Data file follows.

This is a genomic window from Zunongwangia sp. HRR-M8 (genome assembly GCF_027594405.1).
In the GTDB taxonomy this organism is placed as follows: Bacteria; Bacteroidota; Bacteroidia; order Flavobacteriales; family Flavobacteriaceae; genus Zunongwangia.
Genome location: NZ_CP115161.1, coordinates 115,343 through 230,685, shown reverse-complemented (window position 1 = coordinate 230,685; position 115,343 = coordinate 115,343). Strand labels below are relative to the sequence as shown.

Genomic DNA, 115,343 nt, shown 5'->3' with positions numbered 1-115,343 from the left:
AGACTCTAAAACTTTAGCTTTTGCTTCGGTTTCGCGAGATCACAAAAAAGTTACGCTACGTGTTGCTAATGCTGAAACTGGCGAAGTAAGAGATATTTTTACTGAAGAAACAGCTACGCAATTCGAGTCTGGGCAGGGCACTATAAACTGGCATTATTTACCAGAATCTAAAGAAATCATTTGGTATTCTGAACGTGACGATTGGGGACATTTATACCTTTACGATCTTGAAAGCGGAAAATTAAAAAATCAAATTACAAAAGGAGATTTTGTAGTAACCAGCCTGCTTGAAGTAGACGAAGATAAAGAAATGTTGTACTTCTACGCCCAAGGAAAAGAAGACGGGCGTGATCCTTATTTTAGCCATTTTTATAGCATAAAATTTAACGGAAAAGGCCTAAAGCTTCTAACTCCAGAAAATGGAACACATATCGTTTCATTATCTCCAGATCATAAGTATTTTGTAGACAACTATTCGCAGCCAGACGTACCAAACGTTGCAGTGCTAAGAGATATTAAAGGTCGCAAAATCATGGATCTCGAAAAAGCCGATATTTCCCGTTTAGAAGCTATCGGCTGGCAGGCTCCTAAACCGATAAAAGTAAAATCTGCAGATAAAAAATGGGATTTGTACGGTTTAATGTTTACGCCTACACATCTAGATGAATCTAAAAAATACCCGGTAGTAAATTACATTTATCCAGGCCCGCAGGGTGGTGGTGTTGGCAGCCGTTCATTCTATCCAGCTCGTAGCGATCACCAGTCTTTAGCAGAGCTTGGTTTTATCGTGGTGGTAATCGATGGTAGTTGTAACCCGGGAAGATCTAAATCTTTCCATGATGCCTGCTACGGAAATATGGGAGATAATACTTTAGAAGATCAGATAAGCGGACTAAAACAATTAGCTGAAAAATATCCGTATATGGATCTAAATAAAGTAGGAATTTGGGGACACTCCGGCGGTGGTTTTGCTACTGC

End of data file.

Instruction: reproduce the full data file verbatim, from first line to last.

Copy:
This is a genomic window from Zunongwangia sp. HRR-M8 (genome assembly GCF_027594405.1).
In the GTDB taxonomy this organism is placed as follows: Bacteria; Bacteroidota; Bacteroidia; order Flavobacteriales; family Flavobacteriaceae; genus Zunongwangia.
Genome location: NZ_CP115161.1, coordinates 115,343 through 230,685, shown reverse-complemented (window position 1 = coordinate 230,685; position 115,343 = coordinate 115,343). Strand labels below are relative to the sequence as shown.

Genomic DNA, 115,343 nt, shown 5'->3' with positions numbered 1-115,343 from the left:
AGACTCTAAAACTTTAGCTTTTGCTTCGGTTTCGCGAGATCACAAAAAAGTTACGCTACGTGTTGCTAATGCTGAAACTGGCGAAGTAAGAGATATTTTTACTGAAGAAACAGCTACGCAATTCGAGTCTGGGCAGGGCACTATAAACTGGCATTATTTACCAGAATCTAAAGAAATCATTTGGTATTCTGAACGTGACGATTGGGGACATTTATACCTTTACGATCTTGAAAGCGGAAAATTAAAAAATCAAATTACAAAAGGAGATTTTGTAGTAACCAGCCTGCTTGAAGTAGACGAAGATAAAGAAATGTTGTACTTCTACGCCCAAGGAAAAGAAGACGGGCGTGATCCTTATTTTAGCCATTTTTATAGCATAAAATTTAACGGAAAAGGCCTAAAGCTTCTAACTCCAGAAAATGGAACACATATCGTTTCATTATCTCCAGATCATAAGTATTTTGTAGACAACTATTCGCAGCCAGACGTACCAAACGTTGCAGTGCTAAGAGATATTAAAGGTCGCAAAATCATGGATCTCGAAAAAGCCGATATTTCCCGTTTAGAAGCTATCGGCTGGCAGGCTCCTAAACCGATAAAAGTAAAATCTGCAGATAAAAAATGGGATTTGTACGGTTTAATGTTTACGCCTACACATCTAGATGAATCTAAAAAATACCCGGTAGTAAATTACATTTATCCAGGCCCGCAGGGTGGTGGTGTTGGCAGCCGTTCATTCTATCCAGCTCGTAGCGATCACCAGTCTTTAGCAGAGCTTGGTTTTATCGTGGTGGTAATCGATGGTAGTTGTAACCCGGGAAGATCTAAATCTTTCCATGATGCCTGCTACGGAAATATGGGAGATAATACTTTAGAAGATCAGATAAGCGGACTAAAACAATTAGCTGAAAAATATCCGTATATGGATCTAAATAAAGTAGGAATTTGGGGACACTCCGGCGGTGGTTTTGCTACTGC